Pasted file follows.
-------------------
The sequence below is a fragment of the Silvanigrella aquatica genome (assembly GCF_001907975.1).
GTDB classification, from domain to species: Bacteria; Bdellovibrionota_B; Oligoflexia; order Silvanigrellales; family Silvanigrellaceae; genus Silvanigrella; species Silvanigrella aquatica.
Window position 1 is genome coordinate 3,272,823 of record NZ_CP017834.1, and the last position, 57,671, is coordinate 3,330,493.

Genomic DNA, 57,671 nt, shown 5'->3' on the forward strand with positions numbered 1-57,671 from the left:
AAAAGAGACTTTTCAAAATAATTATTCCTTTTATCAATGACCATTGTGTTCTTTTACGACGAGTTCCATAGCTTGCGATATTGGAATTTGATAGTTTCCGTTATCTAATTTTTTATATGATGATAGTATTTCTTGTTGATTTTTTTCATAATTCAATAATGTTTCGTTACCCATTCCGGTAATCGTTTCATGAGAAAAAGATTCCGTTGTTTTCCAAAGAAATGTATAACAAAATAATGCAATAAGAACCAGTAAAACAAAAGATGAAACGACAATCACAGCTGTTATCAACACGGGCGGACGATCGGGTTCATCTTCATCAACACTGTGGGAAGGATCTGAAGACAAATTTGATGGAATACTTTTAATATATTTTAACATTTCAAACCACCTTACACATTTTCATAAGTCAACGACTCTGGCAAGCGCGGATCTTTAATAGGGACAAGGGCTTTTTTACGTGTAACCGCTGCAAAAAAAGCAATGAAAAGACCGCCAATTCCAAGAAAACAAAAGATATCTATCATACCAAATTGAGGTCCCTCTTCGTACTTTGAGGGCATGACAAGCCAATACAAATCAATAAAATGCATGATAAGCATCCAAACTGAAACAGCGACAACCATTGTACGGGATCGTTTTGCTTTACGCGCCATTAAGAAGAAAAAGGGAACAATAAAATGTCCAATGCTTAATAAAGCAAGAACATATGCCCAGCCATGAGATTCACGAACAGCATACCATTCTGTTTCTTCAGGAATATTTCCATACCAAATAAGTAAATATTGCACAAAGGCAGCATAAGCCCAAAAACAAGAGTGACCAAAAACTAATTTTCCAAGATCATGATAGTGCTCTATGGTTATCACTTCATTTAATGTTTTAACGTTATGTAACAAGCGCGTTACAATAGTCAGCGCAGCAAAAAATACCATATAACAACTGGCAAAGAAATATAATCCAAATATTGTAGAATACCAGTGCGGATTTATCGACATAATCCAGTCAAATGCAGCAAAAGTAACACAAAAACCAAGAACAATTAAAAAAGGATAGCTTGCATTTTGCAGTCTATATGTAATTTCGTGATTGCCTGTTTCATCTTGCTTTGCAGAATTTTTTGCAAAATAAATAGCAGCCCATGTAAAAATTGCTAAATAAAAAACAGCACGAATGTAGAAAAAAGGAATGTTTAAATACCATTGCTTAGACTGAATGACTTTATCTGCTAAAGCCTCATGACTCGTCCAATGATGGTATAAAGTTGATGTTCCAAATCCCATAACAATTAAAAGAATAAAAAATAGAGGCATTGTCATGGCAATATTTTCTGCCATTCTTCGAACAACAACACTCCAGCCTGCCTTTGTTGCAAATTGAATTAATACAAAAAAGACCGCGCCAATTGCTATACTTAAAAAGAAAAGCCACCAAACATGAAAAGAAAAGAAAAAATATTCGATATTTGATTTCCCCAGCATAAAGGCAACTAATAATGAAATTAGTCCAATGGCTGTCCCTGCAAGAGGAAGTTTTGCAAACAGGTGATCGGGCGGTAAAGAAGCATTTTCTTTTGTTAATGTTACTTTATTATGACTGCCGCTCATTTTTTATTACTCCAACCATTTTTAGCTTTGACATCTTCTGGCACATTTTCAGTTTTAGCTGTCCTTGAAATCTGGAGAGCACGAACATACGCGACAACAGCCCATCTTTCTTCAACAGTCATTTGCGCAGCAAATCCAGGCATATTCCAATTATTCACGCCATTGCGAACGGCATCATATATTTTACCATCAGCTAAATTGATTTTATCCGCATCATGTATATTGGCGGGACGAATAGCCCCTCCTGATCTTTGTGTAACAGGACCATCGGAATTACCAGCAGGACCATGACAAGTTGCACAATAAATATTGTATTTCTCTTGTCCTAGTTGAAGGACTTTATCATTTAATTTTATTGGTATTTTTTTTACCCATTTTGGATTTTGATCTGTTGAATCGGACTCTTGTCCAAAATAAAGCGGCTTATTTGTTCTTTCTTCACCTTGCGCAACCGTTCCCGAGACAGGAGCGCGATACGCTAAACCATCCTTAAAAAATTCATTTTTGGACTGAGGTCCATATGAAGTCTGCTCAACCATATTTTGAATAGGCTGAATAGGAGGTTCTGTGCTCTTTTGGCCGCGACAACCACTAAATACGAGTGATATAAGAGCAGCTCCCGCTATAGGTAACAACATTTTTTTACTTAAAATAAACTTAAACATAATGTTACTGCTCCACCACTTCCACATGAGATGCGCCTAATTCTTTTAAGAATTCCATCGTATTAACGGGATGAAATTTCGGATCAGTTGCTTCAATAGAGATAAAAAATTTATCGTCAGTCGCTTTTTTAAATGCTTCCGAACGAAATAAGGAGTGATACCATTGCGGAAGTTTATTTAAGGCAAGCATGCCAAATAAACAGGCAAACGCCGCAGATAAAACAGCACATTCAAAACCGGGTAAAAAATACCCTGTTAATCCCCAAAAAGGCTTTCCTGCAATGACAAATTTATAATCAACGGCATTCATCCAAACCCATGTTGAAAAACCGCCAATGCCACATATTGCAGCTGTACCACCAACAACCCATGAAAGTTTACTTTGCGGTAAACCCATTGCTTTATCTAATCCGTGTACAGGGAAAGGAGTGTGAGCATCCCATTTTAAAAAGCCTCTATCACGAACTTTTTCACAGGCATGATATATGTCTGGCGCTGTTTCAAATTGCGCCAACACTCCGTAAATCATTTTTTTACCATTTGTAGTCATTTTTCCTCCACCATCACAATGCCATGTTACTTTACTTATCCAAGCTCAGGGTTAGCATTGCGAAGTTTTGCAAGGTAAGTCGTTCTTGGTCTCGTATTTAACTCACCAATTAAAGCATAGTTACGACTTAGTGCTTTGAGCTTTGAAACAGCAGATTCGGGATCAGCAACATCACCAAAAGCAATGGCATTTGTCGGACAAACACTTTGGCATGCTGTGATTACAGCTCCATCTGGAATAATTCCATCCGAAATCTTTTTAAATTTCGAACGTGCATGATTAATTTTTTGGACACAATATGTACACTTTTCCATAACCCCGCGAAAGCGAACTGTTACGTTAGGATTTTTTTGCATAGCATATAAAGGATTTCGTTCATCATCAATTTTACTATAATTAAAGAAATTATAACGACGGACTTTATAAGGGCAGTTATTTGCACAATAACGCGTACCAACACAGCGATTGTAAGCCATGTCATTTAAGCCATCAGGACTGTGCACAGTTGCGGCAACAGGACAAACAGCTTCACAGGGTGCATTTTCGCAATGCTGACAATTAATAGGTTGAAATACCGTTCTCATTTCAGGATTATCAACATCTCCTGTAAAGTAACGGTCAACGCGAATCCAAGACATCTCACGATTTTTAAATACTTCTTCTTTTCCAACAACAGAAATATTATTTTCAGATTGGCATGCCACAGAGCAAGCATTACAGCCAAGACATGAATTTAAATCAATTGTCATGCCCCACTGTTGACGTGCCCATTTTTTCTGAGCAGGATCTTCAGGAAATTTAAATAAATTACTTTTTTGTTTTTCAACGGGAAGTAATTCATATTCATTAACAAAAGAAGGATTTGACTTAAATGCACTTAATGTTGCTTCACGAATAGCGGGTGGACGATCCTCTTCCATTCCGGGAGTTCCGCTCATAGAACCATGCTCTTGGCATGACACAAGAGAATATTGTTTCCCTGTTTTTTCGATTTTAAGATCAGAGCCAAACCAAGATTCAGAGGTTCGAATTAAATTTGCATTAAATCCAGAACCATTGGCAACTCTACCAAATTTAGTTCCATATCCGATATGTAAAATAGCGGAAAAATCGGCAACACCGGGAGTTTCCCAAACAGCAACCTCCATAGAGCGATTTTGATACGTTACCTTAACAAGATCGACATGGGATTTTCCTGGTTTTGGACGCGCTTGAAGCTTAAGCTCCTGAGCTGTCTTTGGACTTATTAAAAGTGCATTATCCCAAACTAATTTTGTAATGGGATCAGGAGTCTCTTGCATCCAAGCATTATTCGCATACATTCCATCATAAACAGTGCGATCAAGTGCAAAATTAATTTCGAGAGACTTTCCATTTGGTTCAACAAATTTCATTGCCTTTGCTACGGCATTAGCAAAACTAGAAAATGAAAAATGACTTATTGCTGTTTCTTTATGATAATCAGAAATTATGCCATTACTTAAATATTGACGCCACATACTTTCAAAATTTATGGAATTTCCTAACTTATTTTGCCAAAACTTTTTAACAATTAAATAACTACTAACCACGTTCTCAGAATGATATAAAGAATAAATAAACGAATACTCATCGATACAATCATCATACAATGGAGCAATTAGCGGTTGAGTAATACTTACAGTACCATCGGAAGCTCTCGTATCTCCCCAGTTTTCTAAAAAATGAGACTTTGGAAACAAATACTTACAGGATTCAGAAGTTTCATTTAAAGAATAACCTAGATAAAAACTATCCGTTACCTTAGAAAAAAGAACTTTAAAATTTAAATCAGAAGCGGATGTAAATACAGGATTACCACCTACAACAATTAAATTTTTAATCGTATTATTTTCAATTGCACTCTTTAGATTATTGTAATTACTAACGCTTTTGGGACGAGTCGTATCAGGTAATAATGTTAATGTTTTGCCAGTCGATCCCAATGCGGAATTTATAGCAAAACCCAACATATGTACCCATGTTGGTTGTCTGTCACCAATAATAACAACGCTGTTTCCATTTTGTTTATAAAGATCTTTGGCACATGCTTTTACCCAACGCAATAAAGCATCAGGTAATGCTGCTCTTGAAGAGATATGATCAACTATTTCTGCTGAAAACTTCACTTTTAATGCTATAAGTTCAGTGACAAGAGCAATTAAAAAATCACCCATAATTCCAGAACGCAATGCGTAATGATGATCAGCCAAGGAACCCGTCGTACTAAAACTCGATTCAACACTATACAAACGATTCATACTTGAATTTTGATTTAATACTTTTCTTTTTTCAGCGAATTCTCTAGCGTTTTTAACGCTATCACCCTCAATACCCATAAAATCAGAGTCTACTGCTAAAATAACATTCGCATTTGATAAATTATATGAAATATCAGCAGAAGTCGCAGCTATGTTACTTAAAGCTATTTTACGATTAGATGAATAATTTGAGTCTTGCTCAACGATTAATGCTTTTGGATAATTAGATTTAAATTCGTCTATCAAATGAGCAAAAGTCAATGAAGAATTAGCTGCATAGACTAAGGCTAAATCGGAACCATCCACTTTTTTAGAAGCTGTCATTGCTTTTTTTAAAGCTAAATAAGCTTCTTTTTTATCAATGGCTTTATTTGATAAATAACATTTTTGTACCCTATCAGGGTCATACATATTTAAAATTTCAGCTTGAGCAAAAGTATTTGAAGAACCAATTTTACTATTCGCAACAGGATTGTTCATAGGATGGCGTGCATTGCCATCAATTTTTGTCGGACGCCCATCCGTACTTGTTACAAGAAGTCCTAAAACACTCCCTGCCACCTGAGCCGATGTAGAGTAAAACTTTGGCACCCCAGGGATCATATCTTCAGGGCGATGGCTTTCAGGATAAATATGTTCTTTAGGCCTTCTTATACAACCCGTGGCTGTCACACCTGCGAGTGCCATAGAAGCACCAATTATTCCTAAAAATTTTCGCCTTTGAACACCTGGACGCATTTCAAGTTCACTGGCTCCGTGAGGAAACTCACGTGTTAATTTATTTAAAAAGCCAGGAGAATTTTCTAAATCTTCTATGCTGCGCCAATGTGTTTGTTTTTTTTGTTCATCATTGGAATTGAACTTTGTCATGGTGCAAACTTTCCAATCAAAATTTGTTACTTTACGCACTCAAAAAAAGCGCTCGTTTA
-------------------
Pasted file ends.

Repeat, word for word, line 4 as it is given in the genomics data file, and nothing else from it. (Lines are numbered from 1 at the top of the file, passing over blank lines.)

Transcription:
Genomic DNA, 57,671 nt, shown 5'->3' on the forward strand with positions numbered 1-57,671 from the left: